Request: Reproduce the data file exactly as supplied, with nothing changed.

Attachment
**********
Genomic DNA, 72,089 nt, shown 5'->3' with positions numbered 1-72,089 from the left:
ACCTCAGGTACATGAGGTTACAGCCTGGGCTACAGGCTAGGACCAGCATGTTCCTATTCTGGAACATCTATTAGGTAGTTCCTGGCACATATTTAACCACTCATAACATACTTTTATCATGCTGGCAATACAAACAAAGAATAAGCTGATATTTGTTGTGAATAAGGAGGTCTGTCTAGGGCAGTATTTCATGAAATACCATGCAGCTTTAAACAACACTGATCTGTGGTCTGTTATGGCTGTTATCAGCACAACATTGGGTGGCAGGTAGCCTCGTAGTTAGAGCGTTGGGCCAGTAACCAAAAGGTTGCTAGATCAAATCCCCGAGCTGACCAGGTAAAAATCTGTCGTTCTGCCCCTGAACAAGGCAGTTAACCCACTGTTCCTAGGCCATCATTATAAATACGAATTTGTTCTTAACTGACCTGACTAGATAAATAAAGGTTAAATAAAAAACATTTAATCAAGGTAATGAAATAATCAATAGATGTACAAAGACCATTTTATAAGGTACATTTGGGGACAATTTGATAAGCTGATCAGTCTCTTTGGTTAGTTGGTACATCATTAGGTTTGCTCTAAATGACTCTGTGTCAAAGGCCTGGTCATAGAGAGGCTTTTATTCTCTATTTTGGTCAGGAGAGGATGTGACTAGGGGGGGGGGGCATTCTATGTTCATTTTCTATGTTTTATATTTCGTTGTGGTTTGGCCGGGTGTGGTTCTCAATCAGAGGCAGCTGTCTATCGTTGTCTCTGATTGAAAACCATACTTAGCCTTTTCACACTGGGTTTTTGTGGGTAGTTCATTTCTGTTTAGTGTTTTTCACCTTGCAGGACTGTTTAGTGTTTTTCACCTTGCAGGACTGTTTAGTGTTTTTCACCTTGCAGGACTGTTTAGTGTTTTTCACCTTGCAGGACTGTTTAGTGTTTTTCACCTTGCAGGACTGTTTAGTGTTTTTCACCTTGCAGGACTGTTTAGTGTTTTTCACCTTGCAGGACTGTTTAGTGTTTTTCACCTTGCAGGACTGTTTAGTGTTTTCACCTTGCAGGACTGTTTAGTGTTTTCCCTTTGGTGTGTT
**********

Genomic DNA, 72,089 nt, shown 5'->3' with positions numbered 1-72,089 from the left:
ACCTCAGGTACATGAGGTTACAGCCTGGGCTACAGGCTAGGACCAGCATGTTCCTATTCTGGAACATCTATTAGGTAGTTCCTGGCACATATTTAACCACTCATAACATACTTTTATCATGCTGGCAATACAAACAAAGAATAAGCTGATATTTGTTGTGAATAAGGAGGTCTGTCTAGGGCAGTATTTCATGAAATACCATGCAGCTTTAAACAACACTGATCTGTGGTCTGTTATGGCTGTTATCAGCACAACATTGGGTGGCAGGTAGCCTCGTAGTTAGAGCGTTGGGCCAGTAACCAAAAGGTTGCTAGATCAAATCCCCGAGCTGACCAGGTAAAAATCTGTCGTTCTGCCCCTGAACAAGGCAGTTAACCCACTGTTCCTAGGCCATCATTATAAATACGAATTTGTTCTTAACTGACCTGACTAGATAAATAAAGGTTAAATAAAAAACATTTAATCAAGGTAATGAAATAATCAATAGATGTACAAAGACCATTTTATAAGGTACATTTGGGGACAATTTGATAAGCTGATCAGTCTCTTTGGTTAGTTGGTACATCATTAGGTTTGCTCTAAATGACTCTGTGTCAAAGGCCTGGTCATAGAGAGGCTTTTATTCTCTATTTTGGTCAGGAGAGGATGTGACTAGGGGGGGGGGGCATTCTATGTTCATTTTCTATGTTTTATATTTCGTTGTGGTTTGGCCGGGTGTGGTTCTCAATCAGAGGCAGCTGTCTATCGTTGTCTCTGATTGAAAACCATACTTAGCCTTTTCACACTGGGTTTTTGTGGGTAGTTCATTTCTGTTTAGTGTTTTTCACCTTGCAGGACTGTTTAGTGTTTTTCACCTTGCAGGACTGTTTAGTGTTTTTCACCTTGCAGGACTGTTTAGTGTTTTTCACCTTGCAGGACTGTTTAGTGTTTTTCACCTTGCAGGACTGTTTAGTGTTTTTCACCTTGCAGGACTGTTTAGTGTTTTTCACCTTGCAGGACTGTTTAGTGTTTTTCACCTTGCAGGACTGTTTAGTGTTTTCACCTTGCAGGACTGTTTAGTGTTTTCCCTTTGGTGTGTT